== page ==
Most Indonesian food can be had from kaki lima , mobile food carts, or warungs, street side cafes, which offer a variety of different menus. For many the best Indonesian food is Padang , a spicy affair where waiters pile your table with plates and you take what you want. The rending is beef in spicy coconut and tastes great. Look out for any Masakan Padang with buffalo horned roof and loads of plates in the window. Alternatively if you are near Jalan Thamrin then try Salero Jumbo, just down from QB World book shop. Upstairs of the bookshop is GM, a restaurant chain that offers medium priced meals. Shopping malls have food courts; one of the best is at Sogo in Plaza Indonesia , next to the Hyatt. Try Spice Garden in there for a culinary journey through the islands.
For Indian food try Kinara in Kemang or Hazara behind the Oriental Hotel. Next door to Hazara is Lan Na Thai, an up market Thai eater. Kemang is a foodies dream come true. Just walk around, carefully, and see what takes your fancy. The hotels have quality Japanese, Chinese, Italian you name it restaurants, for specials look out for a copy of Jakarta Kini, a listings magazine found in bars or some bookshops.
Getting there and away
Indonesia recently introduced a Visa on Arrival system for selected nationalities who arrive at selected ports of entry, most western countries are covered, and you pay 25 USD and get a full page sticker that lets you stay a month. Check the web for sites like the message board on Lonely Planet as this is pretty fluid and changes frequently.
Most people will arrive at Jakarta’s Soekarno Hatto International Airport, miles west of the city. There are airport buses that can take you to Blok M, Gambir, Bogor etc which cost about 10,000 – 12,000 IDR. Alternatively look out for a Bluebird or Silverbird. It’s a toll road in to town for which you pay extra. Costs from Bangkok are about 300 USD return, in theory you must have an onward ticket when you arrive in Indonesia. A cheaper way of getting there would be to get a cheap flight to Singapore then get a ferry from the Harbourfront to Batam Centre which is an Indonesian island 45 minutes south of Singapore, take a taxi to the airport and plug into the domestic airline system.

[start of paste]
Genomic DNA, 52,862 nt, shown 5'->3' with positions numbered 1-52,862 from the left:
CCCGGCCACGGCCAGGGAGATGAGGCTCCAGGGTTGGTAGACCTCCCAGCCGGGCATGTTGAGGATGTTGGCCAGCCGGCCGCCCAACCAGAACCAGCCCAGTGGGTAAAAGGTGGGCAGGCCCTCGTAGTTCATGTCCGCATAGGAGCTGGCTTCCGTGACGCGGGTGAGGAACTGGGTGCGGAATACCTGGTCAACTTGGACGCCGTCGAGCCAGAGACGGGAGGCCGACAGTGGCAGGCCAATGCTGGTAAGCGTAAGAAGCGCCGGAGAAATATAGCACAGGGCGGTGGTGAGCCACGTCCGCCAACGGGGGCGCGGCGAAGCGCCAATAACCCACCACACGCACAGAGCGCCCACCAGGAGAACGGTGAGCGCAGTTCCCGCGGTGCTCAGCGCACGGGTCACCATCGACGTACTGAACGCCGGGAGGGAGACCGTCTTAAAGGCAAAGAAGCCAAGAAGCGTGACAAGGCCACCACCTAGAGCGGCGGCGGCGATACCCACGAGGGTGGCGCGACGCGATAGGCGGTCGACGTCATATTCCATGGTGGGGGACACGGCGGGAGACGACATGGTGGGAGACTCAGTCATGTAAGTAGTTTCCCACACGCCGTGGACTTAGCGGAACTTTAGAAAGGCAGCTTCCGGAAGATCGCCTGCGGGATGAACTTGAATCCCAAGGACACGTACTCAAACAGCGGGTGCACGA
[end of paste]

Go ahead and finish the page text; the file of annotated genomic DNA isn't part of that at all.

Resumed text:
It is possible to get from Jakarta to the port of Gilimanuk on the north west coast of Bali for about 10 US Dollars. The schedules below show you how the connections pan out. These services are not aimed at budget travelers but at poorer Indonesians and while you may not get much comfort or sleep you will probably end with a sore bum and a sense of achievement.
You do get a bit of a stopover in Surabaya between trains, you may want to find a cheap guesthouse to crash awhile. Alternatively you can break your journey at any station from Lempuyanganon to Surabaya. From Banyuwangi there are regular ferries across to Bali
This information comes from the Indonesian Railways website and is provided as reference. If you wish to do this journey you are advised to double check as times change, especially at peak season